A precious resource in a desert, water has been the prime matter of unease for those opposing the development. Concerns from the water source, to evaporation in the wave pool were raised.
According to the EIR the Coachella Valley Water District (CVWD), “Colorado River water is delivered by an underground irrigation distribution piping system from the approximately 120-mile canal to farms and a growing number of golf courses in the Coachella Valley. Since 2009, CVWD began recharging the aquifer in the eastern Coachella Valley with this source.”
It goes on to state, “In addition, CVWD has recognized the need to provide other sources of water to meet the needs of the Coachella Valley. CVWD has been recycling reclaimed wastewater since 1967 and operates five water reclamation plants, two of which currently recycle water. Recycled water is currently used for golf course and greenbelt irrigation in the cities of Palm Desert, Indian Wells, and Indio, thereby reducing demand on groundwater in the basin.”
Though “CVWD’s recycled water facilities do not currently extend to the Project vicinity. However, the Project is proposing to utilize an existing irrigation line for common area lakes and for irrigation of common area around the development. This could provide a source substitution of recycled water.”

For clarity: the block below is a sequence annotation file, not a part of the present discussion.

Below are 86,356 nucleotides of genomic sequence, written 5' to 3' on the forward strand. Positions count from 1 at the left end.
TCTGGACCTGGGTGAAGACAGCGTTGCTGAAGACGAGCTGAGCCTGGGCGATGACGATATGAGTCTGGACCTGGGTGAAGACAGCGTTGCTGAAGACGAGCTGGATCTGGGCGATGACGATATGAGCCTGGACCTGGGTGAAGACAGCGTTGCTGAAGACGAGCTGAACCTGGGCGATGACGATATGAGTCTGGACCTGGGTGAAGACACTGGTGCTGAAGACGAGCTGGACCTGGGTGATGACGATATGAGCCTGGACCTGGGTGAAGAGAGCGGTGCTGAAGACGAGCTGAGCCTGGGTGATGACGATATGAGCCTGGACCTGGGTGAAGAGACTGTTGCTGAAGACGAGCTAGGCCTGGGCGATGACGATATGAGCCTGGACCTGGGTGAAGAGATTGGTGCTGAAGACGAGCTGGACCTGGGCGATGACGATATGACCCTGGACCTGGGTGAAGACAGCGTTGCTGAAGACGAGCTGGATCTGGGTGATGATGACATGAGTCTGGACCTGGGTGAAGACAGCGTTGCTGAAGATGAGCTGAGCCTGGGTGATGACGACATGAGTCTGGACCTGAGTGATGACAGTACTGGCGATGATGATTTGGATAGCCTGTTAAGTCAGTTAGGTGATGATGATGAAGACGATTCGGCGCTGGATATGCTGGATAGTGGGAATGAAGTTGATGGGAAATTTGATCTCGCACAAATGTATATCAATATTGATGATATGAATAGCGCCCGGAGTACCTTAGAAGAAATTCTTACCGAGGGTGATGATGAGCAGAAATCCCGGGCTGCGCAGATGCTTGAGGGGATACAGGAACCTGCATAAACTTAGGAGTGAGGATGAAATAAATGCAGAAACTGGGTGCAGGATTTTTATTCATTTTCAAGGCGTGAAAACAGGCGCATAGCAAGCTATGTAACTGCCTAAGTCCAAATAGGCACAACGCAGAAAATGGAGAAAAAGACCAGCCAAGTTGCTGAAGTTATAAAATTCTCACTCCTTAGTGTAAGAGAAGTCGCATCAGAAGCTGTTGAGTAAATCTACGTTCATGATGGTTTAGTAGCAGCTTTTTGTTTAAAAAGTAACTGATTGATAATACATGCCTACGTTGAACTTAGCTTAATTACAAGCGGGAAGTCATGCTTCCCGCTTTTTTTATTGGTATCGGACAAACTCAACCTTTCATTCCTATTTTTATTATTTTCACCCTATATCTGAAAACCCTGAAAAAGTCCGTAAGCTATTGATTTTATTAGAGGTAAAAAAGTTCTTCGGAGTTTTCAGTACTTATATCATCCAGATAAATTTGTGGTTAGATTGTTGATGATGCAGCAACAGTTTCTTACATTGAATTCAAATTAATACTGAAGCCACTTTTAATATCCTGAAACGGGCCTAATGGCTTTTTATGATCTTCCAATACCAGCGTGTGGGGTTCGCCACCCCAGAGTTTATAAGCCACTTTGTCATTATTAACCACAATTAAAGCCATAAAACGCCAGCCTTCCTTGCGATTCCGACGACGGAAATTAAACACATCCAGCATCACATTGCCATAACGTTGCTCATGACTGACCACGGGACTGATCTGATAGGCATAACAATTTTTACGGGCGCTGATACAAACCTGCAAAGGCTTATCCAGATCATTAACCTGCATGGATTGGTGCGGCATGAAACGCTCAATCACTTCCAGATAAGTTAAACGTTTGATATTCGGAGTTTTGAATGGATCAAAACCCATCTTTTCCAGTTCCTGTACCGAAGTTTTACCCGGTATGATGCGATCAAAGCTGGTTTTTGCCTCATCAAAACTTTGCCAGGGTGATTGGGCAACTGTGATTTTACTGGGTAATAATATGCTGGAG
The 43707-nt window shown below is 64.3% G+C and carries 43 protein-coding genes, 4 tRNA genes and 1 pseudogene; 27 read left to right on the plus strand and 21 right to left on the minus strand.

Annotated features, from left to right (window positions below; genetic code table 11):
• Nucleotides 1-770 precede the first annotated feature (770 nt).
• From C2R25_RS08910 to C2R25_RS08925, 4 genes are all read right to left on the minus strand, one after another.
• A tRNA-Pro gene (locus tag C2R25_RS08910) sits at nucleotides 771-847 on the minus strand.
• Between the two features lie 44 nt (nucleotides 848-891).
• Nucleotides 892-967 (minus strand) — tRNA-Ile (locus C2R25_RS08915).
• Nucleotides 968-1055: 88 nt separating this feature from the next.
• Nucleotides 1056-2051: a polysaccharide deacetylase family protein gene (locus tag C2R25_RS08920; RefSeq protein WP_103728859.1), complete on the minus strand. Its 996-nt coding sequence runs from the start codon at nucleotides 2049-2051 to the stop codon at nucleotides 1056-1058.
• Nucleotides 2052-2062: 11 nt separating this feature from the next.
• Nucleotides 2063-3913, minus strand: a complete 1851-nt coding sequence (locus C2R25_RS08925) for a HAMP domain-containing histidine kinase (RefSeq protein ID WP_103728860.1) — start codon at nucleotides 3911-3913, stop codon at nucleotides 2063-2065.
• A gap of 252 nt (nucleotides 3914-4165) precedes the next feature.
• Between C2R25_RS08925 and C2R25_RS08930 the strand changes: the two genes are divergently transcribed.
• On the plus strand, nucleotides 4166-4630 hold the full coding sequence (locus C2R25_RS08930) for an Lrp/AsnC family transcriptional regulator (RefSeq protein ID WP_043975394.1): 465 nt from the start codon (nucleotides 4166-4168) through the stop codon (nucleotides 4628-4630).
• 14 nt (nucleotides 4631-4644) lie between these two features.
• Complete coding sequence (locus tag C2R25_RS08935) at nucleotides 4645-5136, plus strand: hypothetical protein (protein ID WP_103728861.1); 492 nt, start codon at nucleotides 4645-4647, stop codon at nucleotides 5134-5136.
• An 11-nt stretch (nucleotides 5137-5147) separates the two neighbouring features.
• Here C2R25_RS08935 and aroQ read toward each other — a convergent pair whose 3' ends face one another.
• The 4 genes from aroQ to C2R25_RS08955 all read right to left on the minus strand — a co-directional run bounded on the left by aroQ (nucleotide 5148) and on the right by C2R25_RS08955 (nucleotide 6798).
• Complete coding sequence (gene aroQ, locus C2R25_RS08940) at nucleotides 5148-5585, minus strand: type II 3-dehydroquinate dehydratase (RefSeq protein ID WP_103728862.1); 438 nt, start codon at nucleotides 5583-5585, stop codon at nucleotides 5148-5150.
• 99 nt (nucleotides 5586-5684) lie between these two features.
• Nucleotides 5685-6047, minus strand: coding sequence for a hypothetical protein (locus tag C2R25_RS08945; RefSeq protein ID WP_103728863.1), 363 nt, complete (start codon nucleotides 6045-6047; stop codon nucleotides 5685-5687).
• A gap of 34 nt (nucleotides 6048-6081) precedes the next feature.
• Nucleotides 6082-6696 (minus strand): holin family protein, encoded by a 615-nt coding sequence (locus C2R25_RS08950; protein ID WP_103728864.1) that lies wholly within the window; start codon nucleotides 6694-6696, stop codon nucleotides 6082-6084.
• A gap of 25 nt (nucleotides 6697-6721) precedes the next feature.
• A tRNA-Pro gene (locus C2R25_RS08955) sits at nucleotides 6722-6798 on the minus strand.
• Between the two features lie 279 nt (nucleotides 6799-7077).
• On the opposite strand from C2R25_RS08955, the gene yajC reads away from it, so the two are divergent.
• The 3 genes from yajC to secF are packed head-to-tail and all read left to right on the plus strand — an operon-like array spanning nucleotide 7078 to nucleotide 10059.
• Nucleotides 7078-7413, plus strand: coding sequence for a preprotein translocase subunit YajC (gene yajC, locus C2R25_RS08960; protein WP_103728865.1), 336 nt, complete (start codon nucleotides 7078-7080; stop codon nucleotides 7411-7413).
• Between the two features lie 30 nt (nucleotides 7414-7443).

So while opening a wave pool in a drought is seen by some concerned members of the community as foolhardy, the local water district has deemed it ok.
From the council meeting slide presentation . . “A water supply assessment was prepared and approved by the CVWD. Water demand of the project will be 958.63 acre-feet per year. CVWD has sufficient water supplies to serve the project during normal, single dry and multiple dry years from multiple water sources, including groundwater and supplemental allocations.”
The world of acoustics is a complex one. And the number of sound measurements taken and modeled in the making of this EIR are staggering. From traffic, construction to wave pool operating noise.
So in layman’s terms, the noise of the wave pool machinery from 12’ away is around that of a vacuum cleaner. And at 50’ it’s akin to an air conditioning unit.